Linear Algebra and Quantum Mechanics

When I was younger, I would occasionally hear about higher math classes that one was able to take. To me, then a naïve high schooler, AP Calculus represented an attainable pinnacle of mathematical knowledge beyond which lie a plethora of weird maths to explore. I had heard of multivariable calculus, which sounded like more of the same with more letters, differential equations, which was just calculus with more tricky problems, and so on and so forth.

However one, linear algebra, seemed like a mystery. It’s name evoked, to me, the kinds of problems done in middle school where I was painstakingly asked to grind through systems of three equations to find xy, and zSure, I thought, maybe there’s a use for solving ever bigger systems of equations of ever increasing complexity with bigger and better techniques. But, if multivariable and diff-E.Q. were “more of the same,” jumping back to middle school lines and planes was definitely going be a bore.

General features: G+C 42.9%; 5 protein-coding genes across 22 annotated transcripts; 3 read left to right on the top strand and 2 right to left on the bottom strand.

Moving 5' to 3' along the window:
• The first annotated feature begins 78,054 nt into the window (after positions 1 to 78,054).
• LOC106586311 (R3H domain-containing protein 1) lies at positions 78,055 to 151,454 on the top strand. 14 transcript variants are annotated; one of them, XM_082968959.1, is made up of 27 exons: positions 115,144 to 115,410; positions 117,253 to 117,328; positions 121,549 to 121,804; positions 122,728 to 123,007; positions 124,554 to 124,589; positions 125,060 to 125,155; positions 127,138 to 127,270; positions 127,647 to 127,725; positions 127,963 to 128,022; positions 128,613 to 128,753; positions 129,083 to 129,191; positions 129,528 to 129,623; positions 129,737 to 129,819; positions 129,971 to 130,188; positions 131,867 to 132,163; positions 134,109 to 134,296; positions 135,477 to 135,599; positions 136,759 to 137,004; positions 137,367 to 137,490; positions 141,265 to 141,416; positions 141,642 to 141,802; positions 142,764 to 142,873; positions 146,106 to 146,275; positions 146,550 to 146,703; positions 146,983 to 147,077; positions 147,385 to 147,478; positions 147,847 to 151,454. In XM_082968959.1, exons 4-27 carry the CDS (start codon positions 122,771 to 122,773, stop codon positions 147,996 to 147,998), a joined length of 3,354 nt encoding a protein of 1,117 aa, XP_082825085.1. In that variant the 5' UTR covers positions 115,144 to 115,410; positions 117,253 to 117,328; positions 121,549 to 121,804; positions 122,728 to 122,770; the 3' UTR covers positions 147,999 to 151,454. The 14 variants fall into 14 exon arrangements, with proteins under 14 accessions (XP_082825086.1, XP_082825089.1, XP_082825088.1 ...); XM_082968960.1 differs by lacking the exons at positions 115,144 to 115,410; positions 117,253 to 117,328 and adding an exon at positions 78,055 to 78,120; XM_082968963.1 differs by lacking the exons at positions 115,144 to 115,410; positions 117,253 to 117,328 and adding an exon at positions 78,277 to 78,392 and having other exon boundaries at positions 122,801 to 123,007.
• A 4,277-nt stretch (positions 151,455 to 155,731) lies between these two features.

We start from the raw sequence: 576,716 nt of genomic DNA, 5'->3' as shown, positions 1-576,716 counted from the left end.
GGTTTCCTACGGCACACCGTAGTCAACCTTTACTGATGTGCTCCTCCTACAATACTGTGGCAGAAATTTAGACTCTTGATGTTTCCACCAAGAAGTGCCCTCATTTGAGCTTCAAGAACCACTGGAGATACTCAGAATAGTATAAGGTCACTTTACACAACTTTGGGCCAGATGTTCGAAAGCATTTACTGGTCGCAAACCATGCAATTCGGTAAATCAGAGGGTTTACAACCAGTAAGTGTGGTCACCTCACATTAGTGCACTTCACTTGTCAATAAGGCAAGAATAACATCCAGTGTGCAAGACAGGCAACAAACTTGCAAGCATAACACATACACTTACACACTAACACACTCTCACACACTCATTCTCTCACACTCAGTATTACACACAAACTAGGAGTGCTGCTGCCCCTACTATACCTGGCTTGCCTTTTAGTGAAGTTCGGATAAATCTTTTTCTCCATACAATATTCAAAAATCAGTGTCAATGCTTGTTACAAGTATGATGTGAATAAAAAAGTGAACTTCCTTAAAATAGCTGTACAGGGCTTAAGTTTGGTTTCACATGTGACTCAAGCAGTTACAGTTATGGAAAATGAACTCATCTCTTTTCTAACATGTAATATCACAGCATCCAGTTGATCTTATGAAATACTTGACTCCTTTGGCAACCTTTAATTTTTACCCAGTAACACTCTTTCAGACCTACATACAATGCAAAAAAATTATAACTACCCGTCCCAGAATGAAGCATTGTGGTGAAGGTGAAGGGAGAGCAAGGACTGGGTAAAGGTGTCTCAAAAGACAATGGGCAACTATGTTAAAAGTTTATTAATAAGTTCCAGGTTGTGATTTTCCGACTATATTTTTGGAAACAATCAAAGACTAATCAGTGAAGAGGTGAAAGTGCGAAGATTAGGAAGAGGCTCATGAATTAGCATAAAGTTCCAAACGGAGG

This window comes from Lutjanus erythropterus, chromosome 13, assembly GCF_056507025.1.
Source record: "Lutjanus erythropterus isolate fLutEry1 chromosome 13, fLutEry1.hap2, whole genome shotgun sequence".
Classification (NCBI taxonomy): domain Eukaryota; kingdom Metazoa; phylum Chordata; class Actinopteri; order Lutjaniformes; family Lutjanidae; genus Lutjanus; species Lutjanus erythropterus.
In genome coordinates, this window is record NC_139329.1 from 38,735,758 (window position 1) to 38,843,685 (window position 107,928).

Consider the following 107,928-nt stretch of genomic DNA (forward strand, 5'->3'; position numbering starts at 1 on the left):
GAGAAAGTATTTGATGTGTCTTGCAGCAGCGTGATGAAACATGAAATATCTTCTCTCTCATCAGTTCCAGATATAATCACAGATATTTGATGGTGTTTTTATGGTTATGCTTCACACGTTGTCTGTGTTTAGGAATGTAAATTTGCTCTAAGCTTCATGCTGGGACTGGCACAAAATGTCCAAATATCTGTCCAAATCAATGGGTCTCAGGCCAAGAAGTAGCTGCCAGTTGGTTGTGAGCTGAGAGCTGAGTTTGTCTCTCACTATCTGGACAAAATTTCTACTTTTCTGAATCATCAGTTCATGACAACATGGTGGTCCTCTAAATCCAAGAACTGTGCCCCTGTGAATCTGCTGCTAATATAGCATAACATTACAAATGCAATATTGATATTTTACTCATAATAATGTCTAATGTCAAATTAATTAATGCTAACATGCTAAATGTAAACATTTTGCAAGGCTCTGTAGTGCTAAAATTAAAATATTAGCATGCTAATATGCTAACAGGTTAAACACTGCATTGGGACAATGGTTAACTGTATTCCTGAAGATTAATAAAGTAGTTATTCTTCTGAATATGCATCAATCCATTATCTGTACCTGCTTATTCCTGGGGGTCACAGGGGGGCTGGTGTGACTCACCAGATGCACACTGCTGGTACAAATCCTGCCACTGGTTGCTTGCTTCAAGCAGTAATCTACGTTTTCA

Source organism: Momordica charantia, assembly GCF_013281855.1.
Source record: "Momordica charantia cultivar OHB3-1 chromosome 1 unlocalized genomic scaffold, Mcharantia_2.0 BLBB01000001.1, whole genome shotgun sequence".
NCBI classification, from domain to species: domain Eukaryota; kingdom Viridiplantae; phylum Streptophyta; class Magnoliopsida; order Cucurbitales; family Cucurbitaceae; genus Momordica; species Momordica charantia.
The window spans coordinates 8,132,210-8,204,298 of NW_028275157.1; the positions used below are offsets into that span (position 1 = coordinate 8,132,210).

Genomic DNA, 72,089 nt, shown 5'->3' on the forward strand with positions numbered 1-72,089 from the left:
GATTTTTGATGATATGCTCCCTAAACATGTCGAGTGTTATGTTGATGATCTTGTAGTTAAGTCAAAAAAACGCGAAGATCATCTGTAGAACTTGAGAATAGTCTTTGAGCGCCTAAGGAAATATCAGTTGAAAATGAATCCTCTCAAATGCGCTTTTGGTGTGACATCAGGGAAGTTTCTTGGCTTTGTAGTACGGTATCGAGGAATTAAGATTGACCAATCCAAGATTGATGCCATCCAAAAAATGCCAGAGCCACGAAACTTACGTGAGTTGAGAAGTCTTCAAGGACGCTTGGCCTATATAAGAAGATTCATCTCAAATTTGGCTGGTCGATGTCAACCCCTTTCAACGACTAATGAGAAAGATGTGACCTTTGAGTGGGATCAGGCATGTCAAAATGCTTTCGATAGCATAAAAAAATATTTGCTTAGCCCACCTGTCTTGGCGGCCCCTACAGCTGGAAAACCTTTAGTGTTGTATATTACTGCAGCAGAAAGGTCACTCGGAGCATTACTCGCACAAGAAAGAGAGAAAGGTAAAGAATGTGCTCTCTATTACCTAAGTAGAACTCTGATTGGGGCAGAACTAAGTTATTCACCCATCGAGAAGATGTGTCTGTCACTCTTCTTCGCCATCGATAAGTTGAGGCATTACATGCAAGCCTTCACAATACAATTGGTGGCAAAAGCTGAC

Spoiler alert: It wasn’t, and, while related, linear algebra really isn’t about that stuff. It’s actually about a lot of other, cooler stuff, including really cool stuff like quantum mechanics.

Note: This is just a primer on linear algebra. I introduce the axioms, and then paint over the subject with a broad brush that isn’t meant to be comprehensive. Quantum mechanics is inseparable from linear algebra, so I try to get to the meat of linear algebra while not glossing over too much. At the same time, this obviously shouldn’t be taken as a substitute for a more rigorous treatment of linear algebra.

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